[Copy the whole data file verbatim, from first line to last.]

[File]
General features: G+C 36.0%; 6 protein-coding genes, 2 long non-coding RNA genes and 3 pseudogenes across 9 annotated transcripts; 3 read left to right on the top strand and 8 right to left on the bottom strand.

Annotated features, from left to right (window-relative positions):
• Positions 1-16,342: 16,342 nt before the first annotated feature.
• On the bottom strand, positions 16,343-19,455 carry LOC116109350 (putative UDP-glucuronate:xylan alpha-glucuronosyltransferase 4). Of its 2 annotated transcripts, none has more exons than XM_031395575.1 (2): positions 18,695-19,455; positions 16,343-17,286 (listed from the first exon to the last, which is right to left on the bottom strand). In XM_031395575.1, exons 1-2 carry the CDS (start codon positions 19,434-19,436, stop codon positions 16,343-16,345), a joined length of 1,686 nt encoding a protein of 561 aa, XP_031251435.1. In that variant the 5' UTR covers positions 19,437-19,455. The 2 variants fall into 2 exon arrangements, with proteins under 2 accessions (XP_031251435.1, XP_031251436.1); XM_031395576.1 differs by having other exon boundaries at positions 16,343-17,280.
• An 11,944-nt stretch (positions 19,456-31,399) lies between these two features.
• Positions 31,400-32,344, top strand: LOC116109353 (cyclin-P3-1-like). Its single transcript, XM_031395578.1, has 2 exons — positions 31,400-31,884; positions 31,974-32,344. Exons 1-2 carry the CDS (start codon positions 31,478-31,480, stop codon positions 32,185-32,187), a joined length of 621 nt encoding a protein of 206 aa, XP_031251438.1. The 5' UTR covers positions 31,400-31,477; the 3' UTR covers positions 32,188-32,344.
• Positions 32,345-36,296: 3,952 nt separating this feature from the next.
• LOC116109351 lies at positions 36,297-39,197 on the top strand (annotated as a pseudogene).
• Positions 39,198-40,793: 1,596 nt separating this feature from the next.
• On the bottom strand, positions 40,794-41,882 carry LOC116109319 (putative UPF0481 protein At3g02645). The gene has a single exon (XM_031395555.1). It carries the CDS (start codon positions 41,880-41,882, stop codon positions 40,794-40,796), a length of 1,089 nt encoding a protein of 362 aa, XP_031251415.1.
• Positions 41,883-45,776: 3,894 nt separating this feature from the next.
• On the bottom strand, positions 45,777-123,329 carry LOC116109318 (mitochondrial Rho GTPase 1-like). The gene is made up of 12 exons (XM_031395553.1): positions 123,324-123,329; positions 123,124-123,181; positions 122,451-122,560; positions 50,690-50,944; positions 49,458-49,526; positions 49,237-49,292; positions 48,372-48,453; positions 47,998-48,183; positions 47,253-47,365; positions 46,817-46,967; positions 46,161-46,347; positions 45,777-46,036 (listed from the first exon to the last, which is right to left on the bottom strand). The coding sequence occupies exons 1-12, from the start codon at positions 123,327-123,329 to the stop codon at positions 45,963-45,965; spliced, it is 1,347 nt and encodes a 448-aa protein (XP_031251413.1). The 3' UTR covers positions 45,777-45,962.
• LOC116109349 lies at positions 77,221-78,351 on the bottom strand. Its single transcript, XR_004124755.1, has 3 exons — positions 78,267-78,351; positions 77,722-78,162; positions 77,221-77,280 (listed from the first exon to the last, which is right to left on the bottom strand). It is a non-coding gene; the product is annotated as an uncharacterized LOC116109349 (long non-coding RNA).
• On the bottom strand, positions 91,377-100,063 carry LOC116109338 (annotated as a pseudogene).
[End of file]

General features: G+C 36.0%; 6 protein-coding genes, 2 long non-coding RNA genes and 3 pseudogenes across 9 annotated transcripts; 3 read left to right on the top strand and 8 right to left on the bottom strand.

Annotated features, from left to right (window-relative positions):
• Positions 1-16,342: 16,342 nt before the first annotated feature.
• On the bottom strand, positions 16,343-19,455 carry LOC116109350 (putative UDP-glucuronate:xylan alpha-glucuronosyltransferase 4). Of its 2 annotated transcripts, none has more exons than XM_031395575.1 (2): positions 18,695-19,455; positions 16,343-17,286 (listed from the first exon to the last, which is right to left on the bottom strand). In XM_031395575.1, exons 1-2 carry the CDS (start codon positions 19,434-19,436, stop codon positions 16,343-16,345), a joined length of 1,686 nt encoding a protein of 561 aa, XP_031251435.1. In that variant the 5' UTR covers positions 19,437-19,455. The 2 variants fall into 2 exon arrangements, with proteins under 2 accessions (XP_031251435.1, XP_031251436.1); XM_031395576.1 differs by having other exon boundaries at positions 16,343-17,280.
• An 11,944-nt stretch (positions 19,456-31,399) lies between these two features.
• Positions 31,400-32,344, top strand: LOC116109353 (cyclin-P3-1-like). Its single transcript, XM_031395578.1, has 2 exons — positions 31,400-31,884; positions 31,974-32,344. Exons 1-2 carry the CDS (start codon positions 31,478-31,480, stop codon positions 32,185-32,187), a joined length of 621 nt encoding a protein of 206 aa, XP_031251438.1. The 5' UTR covers positions 31,400-31,477; the 3' UTR covers positions 32,188-32,344.
• Positions 32,345-36,296: 3,952 nt separating this feature from the next.
• LOC116109351 lies at positions 36,297-39,197 on the top strand (annotated as a pseudogene).
• Positions 39,198-40,793: 1,596 nt separating this feature from the next.
• On the bottom strand, positions 40,794-41,882 carry LOC116109319 (putative UPF0481 protein At3g02645). The gene has a single exon (XM_031395555.1). It carries the CDS (start codon positions 41,880-41,882, stop codon positions 40,794-40,796), a length of 1,089 nt encoding a protein of 362 aa, XP_031251415.1.
• Positions 41,883-45,776: 3,894 nt separating this feature from the next.
• On the bottom strand, positions 45,777-123,329 carry LOC116109318 (mitochondrial Rho GTPase 1-like). The gene is made up of 12 exons (XM_031395553.1): positions 123,324-123,329; positions 123,124-123,181; positions 122,451-122,560; positions 50,690-50,944; positions 49,458-49,526; positions 49,237-49,292; positions 48,372-48,453; positions 47,998-48,183; positions 47,253-47,365; positions 46,817-46,967; positions 46,161-46,347; positions 45,777-46,036 (listed from the first exon to the last, which is right to left on the bottom strand). The coding sequence occupies exons 1-12, from the start codon at positions 123,327-123,329 to the stop codon at positions 45,963-45,965; spliced, it is 1,347 nt and encodes a 448-aa protein (XP_031251413.1). The 3' UTR covers positions 45,777-45,962.
• LOC116109349 lies at positions 77,221-78,351 on the bottom strand. Its single transcript, XR_004124755.1, has 3 exons — positions 78,267-78,351; positions 77,722-78,162; positions 77,221-77,280 (listed from the first exon to the last, which is right to left on the bottom strand). It is a non-coding gene; the product is annotated as an uncharacterized LOC116109349 (long non-coding RNA).
• On the bottom strand, positions 91,377-100,063 carry LOC116109338 (annotated as a pseudogene).